• September 30, 2014

Heights track teams don’t need gold to justify their accomplishments

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Posted: Friday, May 16, 2014 4:30 am

Random musings as the list of local sports topics is wearing thin:

None of the Knight or Lady Knight track and field teams were able to bring home a state title last weekend against a stiff field in Austin. However, that certainly doesn’t overshadow what both accomplished this season.

The two nearly swept the District 8-5A titles as the Lady Knights repeated and the Knights came within seven points of beating out district champion Temple.

The Lady Knight 4x100 relay was one of the best in the state as evidenced by its times and the fact that they were able to reach state while running in perhaps the strongest region in the state. The same can be said of the Knight 4x400 relay.

And Darius Mitchell certainly lived up to the hype in his primary event, the 200-meter dash.

His race at the state meet was the first time, indoor or outdoor, that the University of Texas-El Paso signee lost a 200-meter dash this season.

Looking back at the athletic year for the Knights and Lady Knights, the two track and field teams ought to be among the first mentioned as elite.

On that note, now is a great time to reflect on the Knight teams and athletes that will likely garner consideration for Athlete of the Year when 2014 winds down.

Earlier this year, I speculated on who might have a shot after Heights went without a nominee in 2013.

In 2014, however, having no nominee seems unlikely.

Heights has already earned two MVP honors in boys basketball and swimming.

Hence, Cameron and Josh DeLaney and Matt Sluss ought to have a good shot at being nominated. But that is just speculation on my part.

Ultimately, the staff collectively decides on the nominees with what I’d say is easily the highest standard of any team we select all season.

We can check back in December to see if my second attempt to pinpoint a Heights nominee was a good one.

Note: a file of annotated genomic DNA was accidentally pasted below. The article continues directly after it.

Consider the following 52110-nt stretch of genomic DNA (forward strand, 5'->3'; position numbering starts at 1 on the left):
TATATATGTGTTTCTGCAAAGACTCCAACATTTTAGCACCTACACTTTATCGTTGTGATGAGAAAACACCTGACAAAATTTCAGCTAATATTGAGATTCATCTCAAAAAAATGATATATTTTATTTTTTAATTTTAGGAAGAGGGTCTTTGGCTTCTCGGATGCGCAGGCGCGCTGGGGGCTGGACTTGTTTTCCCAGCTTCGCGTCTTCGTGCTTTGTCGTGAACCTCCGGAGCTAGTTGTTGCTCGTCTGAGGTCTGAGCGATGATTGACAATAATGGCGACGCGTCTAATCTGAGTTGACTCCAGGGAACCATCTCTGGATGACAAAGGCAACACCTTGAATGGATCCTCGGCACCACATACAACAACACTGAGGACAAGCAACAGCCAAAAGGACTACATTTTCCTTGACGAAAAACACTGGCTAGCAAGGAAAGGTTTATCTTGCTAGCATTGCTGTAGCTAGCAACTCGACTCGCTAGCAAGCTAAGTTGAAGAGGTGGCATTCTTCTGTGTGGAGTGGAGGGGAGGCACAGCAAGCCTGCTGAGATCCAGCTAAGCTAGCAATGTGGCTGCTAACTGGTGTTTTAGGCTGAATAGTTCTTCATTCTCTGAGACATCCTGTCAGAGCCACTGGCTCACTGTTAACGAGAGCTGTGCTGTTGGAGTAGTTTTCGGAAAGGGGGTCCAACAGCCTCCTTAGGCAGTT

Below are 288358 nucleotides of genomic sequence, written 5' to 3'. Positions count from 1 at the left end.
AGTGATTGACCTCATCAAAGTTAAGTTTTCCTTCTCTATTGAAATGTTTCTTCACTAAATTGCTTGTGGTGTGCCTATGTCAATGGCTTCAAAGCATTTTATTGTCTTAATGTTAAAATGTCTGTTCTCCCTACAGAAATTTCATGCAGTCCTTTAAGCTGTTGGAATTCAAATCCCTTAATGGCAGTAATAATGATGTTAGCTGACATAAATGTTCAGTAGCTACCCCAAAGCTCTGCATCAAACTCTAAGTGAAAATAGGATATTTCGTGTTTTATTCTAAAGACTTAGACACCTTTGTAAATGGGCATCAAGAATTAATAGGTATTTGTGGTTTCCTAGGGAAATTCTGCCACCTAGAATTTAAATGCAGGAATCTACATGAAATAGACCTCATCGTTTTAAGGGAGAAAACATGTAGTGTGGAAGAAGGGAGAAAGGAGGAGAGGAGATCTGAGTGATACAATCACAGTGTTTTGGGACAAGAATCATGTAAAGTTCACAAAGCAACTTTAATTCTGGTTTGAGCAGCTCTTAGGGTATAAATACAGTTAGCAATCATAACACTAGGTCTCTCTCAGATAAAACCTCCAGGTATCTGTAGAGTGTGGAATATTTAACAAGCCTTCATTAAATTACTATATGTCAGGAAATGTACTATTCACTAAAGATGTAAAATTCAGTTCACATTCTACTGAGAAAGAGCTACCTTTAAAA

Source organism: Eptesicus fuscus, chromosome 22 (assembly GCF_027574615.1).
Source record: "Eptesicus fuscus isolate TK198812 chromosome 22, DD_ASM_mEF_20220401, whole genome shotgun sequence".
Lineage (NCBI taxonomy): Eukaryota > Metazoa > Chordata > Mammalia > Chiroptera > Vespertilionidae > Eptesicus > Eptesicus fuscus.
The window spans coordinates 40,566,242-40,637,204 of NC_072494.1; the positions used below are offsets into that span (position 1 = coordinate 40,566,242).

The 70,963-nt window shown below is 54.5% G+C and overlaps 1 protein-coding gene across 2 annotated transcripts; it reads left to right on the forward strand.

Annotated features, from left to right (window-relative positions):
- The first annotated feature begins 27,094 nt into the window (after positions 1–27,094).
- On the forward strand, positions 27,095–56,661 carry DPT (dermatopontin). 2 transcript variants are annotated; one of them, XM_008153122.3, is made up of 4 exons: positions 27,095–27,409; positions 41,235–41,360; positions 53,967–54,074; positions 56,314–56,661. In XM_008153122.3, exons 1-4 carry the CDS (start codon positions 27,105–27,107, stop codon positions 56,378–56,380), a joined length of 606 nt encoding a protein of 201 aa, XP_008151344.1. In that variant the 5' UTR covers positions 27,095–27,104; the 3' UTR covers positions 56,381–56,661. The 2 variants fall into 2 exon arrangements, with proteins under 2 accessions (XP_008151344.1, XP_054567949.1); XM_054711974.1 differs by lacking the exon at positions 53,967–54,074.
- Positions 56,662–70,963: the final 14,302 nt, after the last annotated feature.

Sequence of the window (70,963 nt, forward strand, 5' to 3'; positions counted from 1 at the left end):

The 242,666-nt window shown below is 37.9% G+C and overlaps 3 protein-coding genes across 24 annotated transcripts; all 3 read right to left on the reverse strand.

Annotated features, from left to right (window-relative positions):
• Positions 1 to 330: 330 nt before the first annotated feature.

For fans, spring football practice can be a bit of a tease, but as a beat reporter, I love it.

Seeing a team in the embryonic stage of what it will look like in the fall is always interesting and seeing an emphasis on the fundamentals is a nice reminder of what wins championships in the fall.

Competition at positions, and seeing players develop as a result of that competition, is always fun to watch as well.

The truth of the matter is that applies to any sport, and perhaps checking out a preseason practice for every sport is worthwhile.

But right now, the focus is on the gridiron and I’d watch everyday if I had the time.

Finally, I missed an opportunity to weigh in on the Donald Sterling controversy shortly after he was banned by NBA commissioner Adam Silver, and this is the first and last time I’ll reference the soon-to-be-exiled Los Angeles Clippers owner in print.

Silver is in the process of moving to have Sterling eradicated as owner, a process which Sterling is expected to drag out.

In the meantime, since he is no longer allowed his front-row seat at Clippers’ games, Sterling is continuing to hog the spotlight by conducting outrageous interviews like the one he did with Anderson Cooper of CNN.

I haven’t watched the interview and don’t plan to do so.

At this point, the attention is all Sterling has left besides his net worth. But considering the way he is clinging to the limelight I’d say that matters to him a great deal.

That is why I won’t be giving it to him, and I hope the national media follows suit.

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